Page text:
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Troubled Tooth? 2 Signs You May Need a Root Canal

Root Canal Trearment
Most people don't like surprises at the dental office, especially when the news involves a root canal. Fortunately, you can keep your teeth healthier and prevent ongoing problems by knowing the signs your teeth might require an endodontic intervention. Learn how to tell if you need a root canal and what to expect during this procedure.

1. Tooth Discoloration

Each of your teeth contains an inner pulp chamber filled with tiny blood vessels and nerves, which supply the teeth with nutrients and warn you of problems. Unfortunately, when the teeth are subjected to force, these tiny blood vessels can be damaged, letting blood pour into the surrounding area.

Depending on the nature and location of tooth concussions, the surface of the tooth might also be compromised, giving bacteria easy access to the interior of the tooth and paving the way for infections. Sometimes, simple trauma is enough to kill the tooth, while other times, lingering infections can seep into the jaw around the tooth, leading to bone loss.

To protect the tooth, dentists can administer a root canal, which removes the blood vessels and nerves from the inside of your tooth. Root canals also help to eliminate bacteria and infections from the tooth interior, helping dentists to keep the jaw and periodontal arch safe.

If you notice that one of your teeth is changing color, make a dental appointment immediately. By using xrays, dentists can check the health of the tooth and dental root. If you do need a root canal, the dentist will clean the interior of the tooth, which can help to eliminate some of the discoloration.

2. Dental Sensitivity or Pain

Discoloration isn't the only sign of a troubled tooth. When oral bacteria are allowed to rest on the teeth because of poor brushing or flossing, they can create acids that erode enamel and create cavities. Over time, oral decay can run deep enough that it infects the interior of your tooth, creating sensitivity and dental pain.

Teeth can also hurt because of fractures, which may or may not extend down the length of the tooth root. Sometimes, tooth fractures cause intermittent pain since the tooth may not hurt when the jaw is in a resting position. However, pressure sensitivity and pain while chewing is a sign that the inner portion of the tooth is inflamed, which is why your dentist might recommend a root canal.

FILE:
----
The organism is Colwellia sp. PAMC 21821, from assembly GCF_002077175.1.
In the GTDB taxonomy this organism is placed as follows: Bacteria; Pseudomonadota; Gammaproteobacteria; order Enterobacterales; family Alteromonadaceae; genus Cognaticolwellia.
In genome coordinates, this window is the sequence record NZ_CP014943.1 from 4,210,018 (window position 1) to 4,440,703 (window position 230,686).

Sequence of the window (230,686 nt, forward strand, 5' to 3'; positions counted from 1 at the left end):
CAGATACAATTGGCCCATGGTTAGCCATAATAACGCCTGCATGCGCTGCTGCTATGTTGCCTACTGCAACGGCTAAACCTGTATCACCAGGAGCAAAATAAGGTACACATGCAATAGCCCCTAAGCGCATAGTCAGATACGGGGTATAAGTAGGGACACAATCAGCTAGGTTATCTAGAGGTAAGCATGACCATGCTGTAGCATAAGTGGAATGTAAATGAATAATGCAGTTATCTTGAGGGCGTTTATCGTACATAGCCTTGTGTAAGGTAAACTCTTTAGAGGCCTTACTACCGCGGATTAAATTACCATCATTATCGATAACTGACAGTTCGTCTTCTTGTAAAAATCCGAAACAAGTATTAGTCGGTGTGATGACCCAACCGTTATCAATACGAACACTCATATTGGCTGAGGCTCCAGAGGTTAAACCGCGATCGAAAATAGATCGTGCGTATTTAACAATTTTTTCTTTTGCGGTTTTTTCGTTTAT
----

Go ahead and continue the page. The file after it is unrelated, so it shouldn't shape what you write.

Root Canal Process

During root canals, the dentist creates a small access point in the biting surface of the tooth. Then he or she uses small endodontic files to clean the inside of the tooth and the canals that run the length of the root.

After the tooth is clean, a special sanitizing solution is used to eliminate any trace of bacteria from the inside of the tooth. To prevent the infection from returning, the dentist fills the entire interior of the tooth with a special rubber compound and seals the access point with a filling.

Because teeth become naturally brittle without a blood supply, your dentist will recommend placing a crown over the top of the tooth after the treatment is complete. Fortunately, dental crowns are attractive in addition to functional. The result is a tooth that is comfortable, strong, and stable.

Unfortunately, sometimes teeth that require a root canal don't display any symptoms at all, while simultaneously putting the patient at risk for severe infections. To keep your smile healthy, schedule an appointment with Joseph M. Perry, D.D.S., P.A. for a checkup.

Our dentist can also help you with everything from dental sealants for kids to implants for missing teeth.